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Islamic State (IS, also known as ISIS) has clearly weakened in the past year, according to the London-based International Institute of Strategic Studies (IISS). According to Emile Hokayem, senior fellow for the Middle East at IISS, IS has lost strength in terms of arms, territory and the flow of foreign fighters. But it still poses a threat, according to the latest Strategic Survey published by the organisation.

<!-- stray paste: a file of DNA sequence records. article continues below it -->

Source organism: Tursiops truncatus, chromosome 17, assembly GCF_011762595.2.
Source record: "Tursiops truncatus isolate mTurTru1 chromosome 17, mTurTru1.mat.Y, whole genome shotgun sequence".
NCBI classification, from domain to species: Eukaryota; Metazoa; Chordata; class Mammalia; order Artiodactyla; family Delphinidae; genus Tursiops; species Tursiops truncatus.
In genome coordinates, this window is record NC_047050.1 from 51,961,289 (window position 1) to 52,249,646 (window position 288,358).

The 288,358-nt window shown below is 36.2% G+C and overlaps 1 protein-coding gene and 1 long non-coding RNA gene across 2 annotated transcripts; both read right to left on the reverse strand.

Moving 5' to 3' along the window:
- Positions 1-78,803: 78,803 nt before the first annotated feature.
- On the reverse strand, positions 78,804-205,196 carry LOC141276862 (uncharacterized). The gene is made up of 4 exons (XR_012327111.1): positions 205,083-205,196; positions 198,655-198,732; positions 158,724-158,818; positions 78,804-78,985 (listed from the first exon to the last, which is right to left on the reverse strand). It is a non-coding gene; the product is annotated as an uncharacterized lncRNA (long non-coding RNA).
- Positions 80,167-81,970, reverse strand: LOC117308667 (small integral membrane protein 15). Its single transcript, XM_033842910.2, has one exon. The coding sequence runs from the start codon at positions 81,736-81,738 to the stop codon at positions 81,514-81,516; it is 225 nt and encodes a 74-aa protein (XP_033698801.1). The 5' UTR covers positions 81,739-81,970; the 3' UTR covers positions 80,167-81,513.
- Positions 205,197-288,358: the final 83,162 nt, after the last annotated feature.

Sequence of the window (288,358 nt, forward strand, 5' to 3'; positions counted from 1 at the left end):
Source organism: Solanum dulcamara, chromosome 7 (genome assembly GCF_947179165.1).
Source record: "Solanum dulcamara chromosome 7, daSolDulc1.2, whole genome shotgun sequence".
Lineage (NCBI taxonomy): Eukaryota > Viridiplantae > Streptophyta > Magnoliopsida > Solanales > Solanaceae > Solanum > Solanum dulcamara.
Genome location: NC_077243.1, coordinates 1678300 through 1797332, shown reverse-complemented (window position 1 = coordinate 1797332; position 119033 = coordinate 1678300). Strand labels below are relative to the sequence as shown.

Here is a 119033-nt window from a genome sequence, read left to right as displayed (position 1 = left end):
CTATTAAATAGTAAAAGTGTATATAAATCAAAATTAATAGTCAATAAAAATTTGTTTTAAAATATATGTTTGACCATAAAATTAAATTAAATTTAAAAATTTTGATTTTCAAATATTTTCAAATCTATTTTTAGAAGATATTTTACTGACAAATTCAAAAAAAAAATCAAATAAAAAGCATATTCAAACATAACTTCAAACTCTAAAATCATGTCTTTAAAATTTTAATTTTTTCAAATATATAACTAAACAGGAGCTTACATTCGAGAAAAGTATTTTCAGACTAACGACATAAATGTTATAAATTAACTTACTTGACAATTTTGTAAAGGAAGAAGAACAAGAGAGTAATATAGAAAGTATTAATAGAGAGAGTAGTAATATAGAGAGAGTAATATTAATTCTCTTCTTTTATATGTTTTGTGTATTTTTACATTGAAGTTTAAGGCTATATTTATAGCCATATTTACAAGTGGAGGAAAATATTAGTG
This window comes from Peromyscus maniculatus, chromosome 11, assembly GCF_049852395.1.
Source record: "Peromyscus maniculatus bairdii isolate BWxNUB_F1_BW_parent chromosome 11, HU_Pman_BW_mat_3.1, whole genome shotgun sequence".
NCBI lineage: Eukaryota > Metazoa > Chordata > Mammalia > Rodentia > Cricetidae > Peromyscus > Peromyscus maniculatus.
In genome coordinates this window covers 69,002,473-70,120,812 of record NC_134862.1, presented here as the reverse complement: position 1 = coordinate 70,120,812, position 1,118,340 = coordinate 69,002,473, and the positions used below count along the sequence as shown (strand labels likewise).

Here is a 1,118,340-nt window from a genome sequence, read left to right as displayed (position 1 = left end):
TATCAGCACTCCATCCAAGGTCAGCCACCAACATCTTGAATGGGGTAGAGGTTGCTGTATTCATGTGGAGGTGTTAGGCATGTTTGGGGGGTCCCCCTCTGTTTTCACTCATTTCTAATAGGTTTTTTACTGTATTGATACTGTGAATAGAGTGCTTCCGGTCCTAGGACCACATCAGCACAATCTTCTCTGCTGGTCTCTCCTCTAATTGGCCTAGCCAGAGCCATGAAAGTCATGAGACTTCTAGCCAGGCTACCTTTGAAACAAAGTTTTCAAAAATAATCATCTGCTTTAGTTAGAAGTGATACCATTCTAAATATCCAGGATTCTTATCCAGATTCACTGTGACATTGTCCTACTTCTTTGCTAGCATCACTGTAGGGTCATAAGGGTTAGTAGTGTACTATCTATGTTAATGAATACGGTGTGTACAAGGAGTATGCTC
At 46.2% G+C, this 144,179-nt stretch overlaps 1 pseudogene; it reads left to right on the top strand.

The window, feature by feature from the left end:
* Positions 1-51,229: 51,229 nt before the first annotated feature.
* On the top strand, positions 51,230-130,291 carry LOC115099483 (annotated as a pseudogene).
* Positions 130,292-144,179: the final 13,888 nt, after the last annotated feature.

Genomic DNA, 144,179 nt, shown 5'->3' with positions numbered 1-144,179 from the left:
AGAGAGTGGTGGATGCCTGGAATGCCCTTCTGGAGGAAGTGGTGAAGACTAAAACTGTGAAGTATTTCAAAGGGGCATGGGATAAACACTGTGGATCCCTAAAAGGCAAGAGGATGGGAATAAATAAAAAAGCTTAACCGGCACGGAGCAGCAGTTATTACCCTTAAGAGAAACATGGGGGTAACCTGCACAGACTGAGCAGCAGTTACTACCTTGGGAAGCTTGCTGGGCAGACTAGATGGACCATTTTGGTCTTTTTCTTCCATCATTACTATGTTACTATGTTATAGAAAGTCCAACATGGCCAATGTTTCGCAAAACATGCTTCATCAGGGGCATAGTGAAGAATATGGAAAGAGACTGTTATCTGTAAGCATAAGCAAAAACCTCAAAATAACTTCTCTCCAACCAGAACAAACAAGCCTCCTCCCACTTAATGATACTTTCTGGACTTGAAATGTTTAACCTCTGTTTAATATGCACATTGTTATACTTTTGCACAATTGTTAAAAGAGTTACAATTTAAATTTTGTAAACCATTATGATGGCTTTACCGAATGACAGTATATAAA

“ISIS is less defending clear state lines and more a guerrilla movement mounting attacks at home and abroad,” said John Chipman, IISS director-general and chief executive, at the latest Strategic Survey launch on 27 September. “It’s likely to do as much damage when losing as when winning, including in Europe.” The prognosis for the main battlegrounds in the Middle East is also bleak. “It’s very difficult to predict an improvement” in any of the main battlegrounds in the region, from Libya and Syria to Yemen and Iraq, says Mr Hokayem (see map).
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